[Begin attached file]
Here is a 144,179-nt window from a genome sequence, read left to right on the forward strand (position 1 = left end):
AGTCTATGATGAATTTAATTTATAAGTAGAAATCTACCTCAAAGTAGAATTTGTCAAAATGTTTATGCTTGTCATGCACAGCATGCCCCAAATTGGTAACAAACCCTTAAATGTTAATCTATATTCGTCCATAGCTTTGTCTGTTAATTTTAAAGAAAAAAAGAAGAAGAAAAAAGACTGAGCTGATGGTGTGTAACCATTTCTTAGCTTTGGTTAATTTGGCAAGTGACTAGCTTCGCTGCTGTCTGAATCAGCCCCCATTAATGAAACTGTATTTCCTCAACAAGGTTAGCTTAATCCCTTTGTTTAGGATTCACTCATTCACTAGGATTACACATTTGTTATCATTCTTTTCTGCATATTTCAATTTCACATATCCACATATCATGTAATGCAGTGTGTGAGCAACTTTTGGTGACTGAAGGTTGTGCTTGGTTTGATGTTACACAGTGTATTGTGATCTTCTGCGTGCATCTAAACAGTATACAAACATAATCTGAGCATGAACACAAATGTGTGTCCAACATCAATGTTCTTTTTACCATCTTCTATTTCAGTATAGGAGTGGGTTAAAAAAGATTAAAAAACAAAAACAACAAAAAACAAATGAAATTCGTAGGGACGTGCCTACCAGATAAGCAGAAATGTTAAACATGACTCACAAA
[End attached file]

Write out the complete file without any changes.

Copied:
Here is a 144,179-nt window from a genome sequence, read left to right on the forward strand (position 1 = left end):
AGTCTATGATGAATTTAATTTATAAGTAGAAATCTACCTCAAAGTAGAATTTGTCAAAATGTTTATGCTTGTCATGCACAGCATGCCCCAAATTGGTAACAAACCCTTAAATGTTAATCTATATTCGTCCATAGCTTTGTCTGTTAATTTTAAAGAAAAAAAGAAGAAGAAAAAAGACTGAGCTGATGGTGTGTAACCATTTCTTAGCTTTGGTTAATTTGGCAAGTGACTAGCTTCGCTGCTGTCTGAATCAGCCCCCATTAATGAAACTGTATTTCCTCAACAAGGTTAGCTTAATCCCTTTGTTTAGGATTCACTCATTCACTAGGATTACACATTTGTTATCATTCTTTTCTGCATATTTCAATTTCACATATCCACATATCATGTAATGCAGTGTGTGAGCAACTTTTGGTGACTGAAGGTTGTGCTTGGTTTGATGTTACACAGTGTATTGTGATCTTCTGCGTGCATCTAAACAGTATACAAACATAATCTGAGCATGAACACAAATGTGTGTCCAACATCAATGTTCTTTTTACCATCTTCTATTTCAGTATAGGAGTGGGTTAAAAAAGATTAAAAAACAAAAACAACAAAAAACAAATGAAATTCGTAGGGACGTGCCTACCAGATAAGCAGAAATGTTAAACATGACTCACAAA